Last of the Summer Wine saw a trio of pensioners behaving badly proving that you don’t need your own teeth to be a delinquent.
Who were the star turns?
Of the three central characters, two were with the show from the very start — wry widower Clegg (Peter Sallis), the former manager of a Co-op furniture department, and the fearless, shameless, brainless Compo (Bill Owen). The original third man was Blamire (Michael Bates), a retired Royal Signals sergeant, but when Michael Bates was taken ill in 1976 (he died shortly afterwards), a new character was introduced in the form of ex-army signwriter Foggy Dewhurst (Brian Wilde). With his attention to military detail, Foggy planned their adventures over the next nine years until, when Brian Wilde wanted to leave, Foggy departed for the sunnier climes of Bridlington, having inherited his uncle’s painted-egg business. Retired teacher Seymour Utterthwaite (Michael Aldridge) arrived to complete the trio, only to leave in 1990 when Brian Wilde returned to the fold. In 1997, Foggy was replaced again, this time by the gang’s old school pal, Truly (Frank Thornton).
What about the supporting cast?
Enough to fill a volume of Spotlight. Principals have included the inimitable Nora Batty (Kathy Staff), she of the curlers, pinny and wrinkled stockings who is forever fighting off Compo’s lusty advances — proof that beauty is definitely in the eye of the beholder; her hen-packed husband Wally (Joe Gladwin) who wished she’d take Compo up on his offers; formidable cafe owner Ivy (Jane Freeman), a woman blessed with an expression which could curdle milk; her mild-mannered husband Sid (the late John Comer); Wesley Pegden (Gordon Wharmby) and his sister Edie (Thora Hird), the local Mary Whitehouse; Auntie Wainwright (Jean Alexander) who runs an antiques emporium; and the love triangle of Howard (Robert Fyfe), wife Pearl (Juliette Kaplan) and his bit on the side Marina (Jean Fergusson).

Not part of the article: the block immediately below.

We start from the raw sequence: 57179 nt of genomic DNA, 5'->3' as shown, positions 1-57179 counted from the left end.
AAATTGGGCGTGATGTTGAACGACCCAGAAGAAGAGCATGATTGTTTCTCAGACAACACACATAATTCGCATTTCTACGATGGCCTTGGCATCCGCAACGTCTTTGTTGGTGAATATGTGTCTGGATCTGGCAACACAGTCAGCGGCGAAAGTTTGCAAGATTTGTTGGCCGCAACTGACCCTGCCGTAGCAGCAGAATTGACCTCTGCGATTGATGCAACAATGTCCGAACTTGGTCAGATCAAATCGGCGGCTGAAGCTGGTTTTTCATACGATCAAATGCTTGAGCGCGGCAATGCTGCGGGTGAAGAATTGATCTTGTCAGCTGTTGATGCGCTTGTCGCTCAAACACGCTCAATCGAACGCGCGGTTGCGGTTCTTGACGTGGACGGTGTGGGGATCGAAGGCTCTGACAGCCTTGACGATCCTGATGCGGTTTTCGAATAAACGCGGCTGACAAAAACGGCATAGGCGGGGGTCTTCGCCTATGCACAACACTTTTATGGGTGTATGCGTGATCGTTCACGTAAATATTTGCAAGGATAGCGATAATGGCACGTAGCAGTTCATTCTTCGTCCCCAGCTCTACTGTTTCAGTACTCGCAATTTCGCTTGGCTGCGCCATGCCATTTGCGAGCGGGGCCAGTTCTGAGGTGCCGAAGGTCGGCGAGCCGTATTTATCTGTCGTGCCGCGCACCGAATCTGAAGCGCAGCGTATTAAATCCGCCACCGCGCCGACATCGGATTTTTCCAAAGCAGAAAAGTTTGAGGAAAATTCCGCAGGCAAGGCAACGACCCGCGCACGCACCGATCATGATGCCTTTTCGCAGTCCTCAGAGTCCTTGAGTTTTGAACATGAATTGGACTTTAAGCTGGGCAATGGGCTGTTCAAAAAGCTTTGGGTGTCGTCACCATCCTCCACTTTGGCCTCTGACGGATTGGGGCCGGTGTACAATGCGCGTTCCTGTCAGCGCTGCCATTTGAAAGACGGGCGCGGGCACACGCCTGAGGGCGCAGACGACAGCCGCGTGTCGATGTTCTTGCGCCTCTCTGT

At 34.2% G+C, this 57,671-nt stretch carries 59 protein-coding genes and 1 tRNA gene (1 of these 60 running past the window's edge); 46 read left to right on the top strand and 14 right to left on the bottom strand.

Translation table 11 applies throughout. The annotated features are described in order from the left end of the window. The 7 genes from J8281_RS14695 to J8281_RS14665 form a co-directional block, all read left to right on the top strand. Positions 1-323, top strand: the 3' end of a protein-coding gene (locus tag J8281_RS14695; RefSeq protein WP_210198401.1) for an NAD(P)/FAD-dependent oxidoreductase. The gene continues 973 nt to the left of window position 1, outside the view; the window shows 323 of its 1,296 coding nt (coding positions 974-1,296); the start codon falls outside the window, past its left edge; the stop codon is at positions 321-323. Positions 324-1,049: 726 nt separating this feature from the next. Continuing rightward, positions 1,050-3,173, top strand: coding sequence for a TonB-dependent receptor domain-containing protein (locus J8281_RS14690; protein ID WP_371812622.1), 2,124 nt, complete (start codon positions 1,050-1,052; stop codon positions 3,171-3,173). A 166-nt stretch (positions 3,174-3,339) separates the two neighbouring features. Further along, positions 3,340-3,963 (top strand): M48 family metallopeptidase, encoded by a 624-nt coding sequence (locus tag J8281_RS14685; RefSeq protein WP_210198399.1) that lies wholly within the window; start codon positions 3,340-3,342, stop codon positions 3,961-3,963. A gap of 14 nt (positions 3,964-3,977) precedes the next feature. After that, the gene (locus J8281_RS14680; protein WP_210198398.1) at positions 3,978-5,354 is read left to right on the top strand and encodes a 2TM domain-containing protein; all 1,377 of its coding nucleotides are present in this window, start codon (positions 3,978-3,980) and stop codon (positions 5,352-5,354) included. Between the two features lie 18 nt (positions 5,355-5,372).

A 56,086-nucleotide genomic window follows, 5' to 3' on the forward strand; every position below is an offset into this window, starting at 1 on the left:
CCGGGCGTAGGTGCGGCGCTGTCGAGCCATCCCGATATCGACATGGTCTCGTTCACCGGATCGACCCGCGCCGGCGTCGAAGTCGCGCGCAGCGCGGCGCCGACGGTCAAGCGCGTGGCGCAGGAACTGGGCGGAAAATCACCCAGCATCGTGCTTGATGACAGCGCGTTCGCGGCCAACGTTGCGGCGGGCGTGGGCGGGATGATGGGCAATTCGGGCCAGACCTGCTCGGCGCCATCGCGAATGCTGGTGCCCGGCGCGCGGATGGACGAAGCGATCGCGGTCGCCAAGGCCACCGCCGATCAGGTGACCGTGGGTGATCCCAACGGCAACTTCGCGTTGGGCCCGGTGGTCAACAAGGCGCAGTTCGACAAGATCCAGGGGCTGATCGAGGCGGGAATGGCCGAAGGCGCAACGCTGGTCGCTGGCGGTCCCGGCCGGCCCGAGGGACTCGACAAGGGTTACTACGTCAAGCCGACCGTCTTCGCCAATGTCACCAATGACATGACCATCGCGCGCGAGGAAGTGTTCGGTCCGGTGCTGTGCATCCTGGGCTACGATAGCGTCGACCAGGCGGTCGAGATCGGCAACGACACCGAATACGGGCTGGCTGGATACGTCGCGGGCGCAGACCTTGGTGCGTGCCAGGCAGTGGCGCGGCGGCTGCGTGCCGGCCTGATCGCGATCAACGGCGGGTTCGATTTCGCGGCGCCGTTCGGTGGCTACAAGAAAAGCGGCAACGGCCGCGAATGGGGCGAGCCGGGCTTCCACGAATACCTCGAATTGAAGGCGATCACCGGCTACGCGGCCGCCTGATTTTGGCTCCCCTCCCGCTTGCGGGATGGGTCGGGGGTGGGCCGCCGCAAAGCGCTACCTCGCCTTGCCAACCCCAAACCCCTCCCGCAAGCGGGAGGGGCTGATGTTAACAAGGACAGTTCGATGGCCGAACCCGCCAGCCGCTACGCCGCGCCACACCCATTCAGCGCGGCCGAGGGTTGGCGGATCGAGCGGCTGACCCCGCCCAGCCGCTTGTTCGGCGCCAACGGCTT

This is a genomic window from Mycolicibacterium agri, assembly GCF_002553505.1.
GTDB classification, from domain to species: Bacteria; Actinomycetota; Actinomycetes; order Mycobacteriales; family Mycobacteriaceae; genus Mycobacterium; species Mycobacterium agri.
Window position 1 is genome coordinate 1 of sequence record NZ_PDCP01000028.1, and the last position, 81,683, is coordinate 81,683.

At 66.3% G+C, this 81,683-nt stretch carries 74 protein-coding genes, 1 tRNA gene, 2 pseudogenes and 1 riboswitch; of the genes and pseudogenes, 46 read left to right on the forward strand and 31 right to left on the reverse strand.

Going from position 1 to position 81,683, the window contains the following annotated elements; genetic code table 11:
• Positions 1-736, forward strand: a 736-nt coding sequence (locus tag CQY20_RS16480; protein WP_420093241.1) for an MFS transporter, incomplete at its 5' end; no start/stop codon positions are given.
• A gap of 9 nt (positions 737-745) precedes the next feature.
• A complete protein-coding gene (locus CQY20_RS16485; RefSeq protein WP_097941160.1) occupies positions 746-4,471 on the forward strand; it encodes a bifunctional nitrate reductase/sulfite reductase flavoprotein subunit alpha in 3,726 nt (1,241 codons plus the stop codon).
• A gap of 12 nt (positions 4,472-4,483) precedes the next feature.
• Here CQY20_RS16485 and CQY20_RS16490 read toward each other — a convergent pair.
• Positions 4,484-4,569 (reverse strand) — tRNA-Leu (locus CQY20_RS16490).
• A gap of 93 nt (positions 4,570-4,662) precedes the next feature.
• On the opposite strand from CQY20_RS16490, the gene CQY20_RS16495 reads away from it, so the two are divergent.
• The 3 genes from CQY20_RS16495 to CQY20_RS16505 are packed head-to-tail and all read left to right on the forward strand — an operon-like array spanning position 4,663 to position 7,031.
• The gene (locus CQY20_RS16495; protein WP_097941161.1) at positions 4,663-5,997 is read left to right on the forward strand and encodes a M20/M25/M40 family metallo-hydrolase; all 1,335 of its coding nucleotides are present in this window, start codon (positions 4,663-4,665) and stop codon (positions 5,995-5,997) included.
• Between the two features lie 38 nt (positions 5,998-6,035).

Any guest stars?
Ron Moody, Norman Wisdom and John Cleese (using the pseudonym Kim Bread) all made guest appearances.
How did it come about?
Yorkshire-based writer Roy Clarke was asked to come up with something about three old men. He had met women like Nora Batty in his previous incarnations as household goods salesman and policeman and decided to set his series (working title: The Library Mob) in back-to-back terraced houses in Rotherham. But then comedy guru Barry Took suggested switching the action to the Pennines.
Where was it set?
Among the cobbled streets of Holmfirth, near Huddersfield. A mecca for fans of the series, the town even has an eaterie called the Wrinkled Stocking Cafe.
What are the running gags?
Compo gleefully accosting Nora Batty on her front steps, only to be fended off with her broom; Edie inviting Ivy, Nora and Pearl round for afternoon tea (which they drink in unison) so that they can pull men apart; Howard constantly thinking up new disguises for his clandestine meetings with Marina, including dressing up as a hippy, a spy, a fisherman and half of a pantomime horse.
Who watched it?
18.8 million viewers in 1985, some of whom used to send Bill Owen woolly hats to wear as Compo. It is another show which the boasts the title of being the Queen’s favourite programme — she was said to video it when she went abroad.
Few and far between although in 1991 Nora Batty was accused of giving elderly people a bad name. She didn’t do a lot for stockings either.
Any off-screen friction?
It was rumoured that Brian Wilde and Bill Owen didn’t get on too well at first.
Did the cast do their own stunts?
Younger actors doubled up for bike-riding stunts.
Have there been any spin-offs?
In 1988, there was a prequel series, First of the Summer Wine, featuring Clegg, Compo and Seymour as teenagers in 1939. David Fenwick played Clegg, Paul Wyett was Compo and Paul McLain was Seymour. Peter Sallis appeared as Mr. Clegg, the father.